Food

The rate and extent of absorption of trazodone are affected by the presence of food. When trazodone is taken shortly after the ingestion of food, there may be a slight increase in the amount of drug absorbed, a decrease in peak plasma concentration of the drug, and a lengthening of the time to reach the peak plasma concentration. Total drug absorption may be up to 20% greater when the drug is taken with food rather than on an empty stomach. In animals, the rate of absorption has been delayed when trazodone was administered concomitantly with food because of a decrease in the rate of transfer of the drug from the stomach to the small intestine.

The effect of food on absorption of trazodone during long-term administration of the drug is not considered clinically important. Concomitant administration of trazodone with food is generally recommended since it appears to decrease the incidence of dizziness or lightheadedness.

Pharmacokinetics

In all studies described in the Pharmacokinetics section, trazodone was administered as the hydrochloride salt.

Absorption

Trazodone is rapidly and almost completely absorbed from the GI tract following oral administration. The rate and extent of absorption are affected by the presence of food. When trazodone is taken shortly after the ingestion of food, there may be a slight increase (up to 20%) in the amount of drug absorbed, a decrease in peak plasma concentration of the drug, and a lengthening of the time to reach the peak plasma concentration.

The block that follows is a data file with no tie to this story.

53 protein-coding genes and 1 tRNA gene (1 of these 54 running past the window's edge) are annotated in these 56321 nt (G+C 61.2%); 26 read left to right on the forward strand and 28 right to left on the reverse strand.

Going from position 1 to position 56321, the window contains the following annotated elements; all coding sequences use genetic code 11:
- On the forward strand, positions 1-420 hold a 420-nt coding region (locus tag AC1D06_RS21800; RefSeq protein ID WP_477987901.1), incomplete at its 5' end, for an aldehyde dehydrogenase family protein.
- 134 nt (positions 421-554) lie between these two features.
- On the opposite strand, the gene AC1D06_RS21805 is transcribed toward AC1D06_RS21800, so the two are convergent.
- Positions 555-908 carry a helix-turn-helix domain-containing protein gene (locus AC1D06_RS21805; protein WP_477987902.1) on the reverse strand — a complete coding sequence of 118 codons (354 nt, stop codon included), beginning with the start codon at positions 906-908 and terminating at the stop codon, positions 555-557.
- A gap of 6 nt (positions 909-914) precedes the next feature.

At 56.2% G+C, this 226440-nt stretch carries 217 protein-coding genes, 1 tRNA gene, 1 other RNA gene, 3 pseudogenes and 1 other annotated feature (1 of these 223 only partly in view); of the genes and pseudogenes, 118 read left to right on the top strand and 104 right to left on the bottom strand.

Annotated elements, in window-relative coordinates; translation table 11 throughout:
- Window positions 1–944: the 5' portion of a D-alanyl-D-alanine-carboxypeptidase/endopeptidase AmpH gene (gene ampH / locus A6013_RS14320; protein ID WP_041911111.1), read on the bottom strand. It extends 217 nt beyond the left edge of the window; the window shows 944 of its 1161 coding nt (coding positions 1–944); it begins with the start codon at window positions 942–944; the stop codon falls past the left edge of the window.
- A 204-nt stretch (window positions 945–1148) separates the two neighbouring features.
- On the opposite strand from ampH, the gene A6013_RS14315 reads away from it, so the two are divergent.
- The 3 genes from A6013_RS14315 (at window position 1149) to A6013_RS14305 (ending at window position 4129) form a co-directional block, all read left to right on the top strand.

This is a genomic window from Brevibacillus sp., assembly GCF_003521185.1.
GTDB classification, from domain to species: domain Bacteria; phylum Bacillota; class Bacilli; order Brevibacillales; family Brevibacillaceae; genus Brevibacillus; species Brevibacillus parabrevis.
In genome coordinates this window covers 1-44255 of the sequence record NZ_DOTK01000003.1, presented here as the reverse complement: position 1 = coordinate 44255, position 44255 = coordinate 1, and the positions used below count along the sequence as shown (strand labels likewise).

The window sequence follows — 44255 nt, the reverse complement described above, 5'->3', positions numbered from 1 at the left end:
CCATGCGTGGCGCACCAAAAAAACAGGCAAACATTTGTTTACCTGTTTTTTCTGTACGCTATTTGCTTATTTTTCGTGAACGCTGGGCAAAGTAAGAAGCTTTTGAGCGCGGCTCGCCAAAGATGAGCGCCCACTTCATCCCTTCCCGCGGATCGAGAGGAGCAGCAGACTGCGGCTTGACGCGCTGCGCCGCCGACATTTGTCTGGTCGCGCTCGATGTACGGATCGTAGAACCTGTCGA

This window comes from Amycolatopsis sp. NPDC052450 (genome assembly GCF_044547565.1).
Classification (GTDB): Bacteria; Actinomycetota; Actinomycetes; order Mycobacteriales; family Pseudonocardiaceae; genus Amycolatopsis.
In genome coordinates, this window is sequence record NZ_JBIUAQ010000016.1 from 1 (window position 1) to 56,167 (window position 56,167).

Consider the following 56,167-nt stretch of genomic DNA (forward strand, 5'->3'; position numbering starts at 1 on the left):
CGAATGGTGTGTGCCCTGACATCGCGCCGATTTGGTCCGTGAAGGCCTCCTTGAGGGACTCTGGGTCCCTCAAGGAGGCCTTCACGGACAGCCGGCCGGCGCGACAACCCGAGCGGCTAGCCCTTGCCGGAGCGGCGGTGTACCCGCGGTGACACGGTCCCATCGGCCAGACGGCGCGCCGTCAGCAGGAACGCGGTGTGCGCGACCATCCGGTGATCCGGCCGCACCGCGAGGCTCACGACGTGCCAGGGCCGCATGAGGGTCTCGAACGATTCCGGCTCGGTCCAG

Peak plasma concentrations of trazodone occur approximately 1 hour after oral administration when the drug is taken on an empty stomach or 2 hours after oral administration when taken with food. Following oral administration of multiple doses of trazodone (25 mg 2 or 3 times daily), steady-state plasma concentrations of the drug are usually attained within 4 days and exhibit wide interpatient variation. Following oral administration of a single 25-mg dose of radiolabeled trazodone to healthy adults in one study, mean peak plasma drug concentrations of 650 and 480 ng/mL occurred at 1.5 and 2.5 hours after ingestion, in the fasted and nonfasted state, respectively. Following oral administration of single doses of 25, 50, or 100 mg of trazodone to healthy, fasted adults in another study, mean peak plasma trazodone concentrations were 490, 860, and 1620 ng/mL, respectively. The areas under the plasma concentration-time curves (AUCs) were 3.44, 5.95, and 11.19 mcg-h/mL, for the 25-, 50-, and 100-mg doses, respectively. Limited crossover data are available comparing AUCs in fasted and nonfasted patients; however, it appears that the presence of food slightly increases the AUC for trazodone.

The therapeutic range for plasma trazodone concentrations and the relationship of plasma concentrations to clinical response and toxicity have not been established.

Distribution